PAPILLION, Neb. (KMTV) — When the census was released this month, Sarpy County was growing faster than any county in Nebraska, up 19% in a 10-year span.
As the county plans and budgets for future growth, they have plenty of money to spend on infrastructure to support it.
Sarpy County residents' property tax rate will likely be staying the same, but residents' tax bills might be up slightly, as the valuations continue to increase.
The county plans to use that extra money, and cash from the feds, to build the infrastructure to support all the future residents that live in the county.
This comes as the county held a public hearing on their 2022 budget on Tuesday.
“This budget today for Sarpy County is an unprecedented record budget for us,” said Sarpy County chief financial officer Bill Conley.
The unique budget totals at over $241 million, with revenues up $58 million, around a 32% increase.
That money will help the county build out its future growth.
“We’re setting the table for the county and build it, they will come. That’s really what’s happening,” said Conley.
The money partially comes from property re-appraisals and growth in the county.
But the biggest chunk stems from over $36 million from the federal government that came to Sarpy County from the American Rescue Plan, passed by Congress in March.
Half of that is going to pay off the new jail currently under construction, which allows them to save millions of dollars on the project.
“Because of the strong cash position, borrowing less on the correctional center project than we anticipated, this is going to benefit the taxpayers for decades to come,” said Conley.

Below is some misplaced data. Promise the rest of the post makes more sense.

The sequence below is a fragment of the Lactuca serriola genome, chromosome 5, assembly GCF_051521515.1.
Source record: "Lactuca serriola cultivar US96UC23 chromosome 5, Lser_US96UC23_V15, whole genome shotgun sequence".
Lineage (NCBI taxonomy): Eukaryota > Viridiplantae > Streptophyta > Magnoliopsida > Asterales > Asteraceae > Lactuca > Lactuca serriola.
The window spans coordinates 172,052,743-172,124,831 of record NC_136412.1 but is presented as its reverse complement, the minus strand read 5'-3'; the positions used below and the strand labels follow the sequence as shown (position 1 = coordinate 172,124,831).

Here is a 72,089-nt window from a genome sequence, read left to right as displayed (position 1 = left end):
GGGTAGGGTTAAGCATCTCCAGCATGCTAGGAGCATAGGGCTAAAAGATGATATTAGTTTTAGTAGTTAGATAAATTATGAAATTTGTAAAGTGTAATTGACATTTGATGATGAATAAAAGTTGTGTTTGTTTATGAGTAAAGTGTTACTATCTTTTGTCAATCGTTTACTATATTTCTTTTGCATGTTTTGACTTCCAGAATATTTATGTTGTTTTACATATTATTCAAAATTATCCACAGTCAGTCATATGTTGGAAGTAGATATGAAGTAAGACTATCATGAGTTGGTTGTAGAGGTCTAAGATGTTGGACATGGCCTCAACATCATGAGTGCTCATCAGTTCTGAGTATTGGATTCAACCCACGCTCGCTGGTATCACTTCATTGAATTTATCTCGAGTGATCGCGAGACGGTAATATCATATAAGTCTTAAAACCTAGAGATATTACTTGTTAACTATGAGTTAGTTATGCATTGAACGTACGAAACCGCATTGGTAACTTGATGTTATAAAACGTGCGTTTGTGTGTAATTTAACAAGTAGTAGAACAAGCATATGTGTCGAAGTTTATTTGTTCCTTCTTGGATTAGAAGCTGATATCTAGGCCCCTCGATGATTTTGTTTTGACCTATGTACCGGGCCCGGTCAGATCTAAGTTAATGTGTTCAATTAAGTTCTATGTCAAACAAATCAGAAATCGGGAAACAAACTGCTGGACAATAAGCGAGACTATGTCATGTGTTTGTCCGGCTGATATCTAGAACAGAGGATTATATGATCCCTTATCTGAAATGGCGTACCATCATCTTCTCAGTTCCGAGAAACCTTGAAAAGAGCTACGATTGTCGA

The other $18 million from the feds is an open question, with the county using a task force to spend the restrictive funds, possibly on more infrastructure like roads or buildings.
“But we got some great ideas and we’re batting them around,” said chair of the board, Don Kelly.
The county already has a variety of large-scale projects underway, including major road construction in western Sarpy and Platteview Road, the new jail, as well as a sewer system, to allow for large-scale growth in the Springfield area.
“These are once in a generation kind of projects, but they’re going to increase the quality of life for all the residents of Sarpy County,” said Kelly.
Conley floated out a possible future property tax decrease due to all the incoming extra revenue.
Kelly is keeping his options open.
“If it’s possible we’d love to do that and it may be possible,” said Kelly.
Now while Sarpy County is getting millions in additional money every year, they’re planning on spending a lot more annually on their jail, once built, on extra staff as well as mental health services.